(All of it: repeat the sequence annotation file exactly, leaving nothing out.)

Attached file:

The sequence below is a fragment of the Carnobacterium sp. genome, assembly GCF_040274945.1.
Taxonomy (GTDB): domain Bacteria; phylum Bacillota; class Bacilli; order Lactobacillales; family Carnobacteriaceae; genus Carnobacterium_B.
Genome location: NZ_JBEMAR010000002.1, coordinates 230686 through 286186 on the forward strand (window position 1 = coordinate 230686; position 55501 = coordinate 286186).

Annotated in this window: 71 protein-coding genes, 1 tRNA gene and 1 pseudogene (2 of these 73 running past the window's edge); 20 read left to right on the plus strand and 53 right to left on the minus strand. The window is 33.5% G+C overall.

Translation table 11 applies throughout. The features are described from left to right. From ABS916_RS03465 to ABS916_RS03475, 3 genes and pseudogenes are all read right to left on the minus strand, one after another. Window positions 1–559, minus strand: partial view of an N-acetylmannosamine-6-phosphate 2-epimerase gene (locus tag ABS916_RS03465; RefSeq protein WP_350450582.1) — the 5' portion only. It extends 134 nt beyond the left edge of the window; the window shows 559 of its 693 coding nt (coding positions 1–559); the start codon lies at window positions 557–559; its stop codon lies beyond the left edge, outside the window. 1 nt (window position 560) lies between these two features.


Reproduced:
The sequence below is a fragment of the Carnobacterium sp. genome, assembly GCF_040274945.1.
Taxonomy (GTDB): domain Bacteria; phylum Bacillota; class Bacilli; order Lactobacillales; family Carnobacteriaceae; genus Carnobacterium_B.
Genome location: NZ_JBEMAR010000002.1, coordinates 230686 through 286186 on the forward strand (window position 1 = coordinate 230686; position 55501 = coordinate 286186).

Annotated in this window: 71 protein-coding genes, 1 tRNA gene and 1 pseudogene (2 of these 73 running past the window's edge); 20 read left to right on the plus strand and 53 right to left on the minus strand. The window is 33.5% G+C overall.

Translation table 11 applies throughout. The features are described from left to right. From ABS916_RS03465 to ABS916_RS03475, 3 genes and pseudogenes are all read right to left on the minus strand, one after another. Window positions 1–559, minus strand: partial view of an N-acetylmannosamine-6-phosphate 2-epimerase gene (locus tag ABS916_RS03465; RefSeq protein WP_350450582.1) — the 5' portion only. It extends 134 nt beyond the left edge of the window; the window shows 559 of its 693 coding nt (coding positions 1–559); the start codon lies at window positions 557–559; its stop codon lies beyond the left edge, outside the window. 1 nt (window position 560) lies between these two features.